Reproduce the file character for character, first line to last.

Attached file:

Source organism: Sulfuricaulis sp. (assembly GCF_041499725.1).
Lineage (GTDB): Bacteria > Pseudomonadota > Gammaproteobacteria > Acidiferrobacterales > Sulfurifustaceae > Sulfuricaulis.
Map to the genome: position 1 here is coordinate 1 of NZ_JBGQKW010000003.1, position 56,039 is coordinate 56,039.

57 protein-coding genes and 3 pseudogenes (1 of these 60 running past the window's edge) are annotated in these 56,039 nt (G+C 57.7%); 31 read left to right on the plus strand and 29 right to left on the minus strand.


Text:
Source organism: Sulfuricaulis sp. (assembly GCF_041499725.1).
Lineage (GTDB): Bacteria > Pseudomonadota > Gammaproteobacteria > Acidiferrobacterales > Sulfurifustaceae > Sulfuricaulis.
Map to the genome: position 1 here is coordinate 1 of NZ_JBGQKW010000003.1, position 56,039 is coordinate 56,039.

57 protein-coding genes and 3 pseudogenes (1 of these 60 running past the window's edge) are annotated in these 56,039 nt (G+C 57.7%); 31 read left to right on the plus strand and 29 right to left on the minus strand.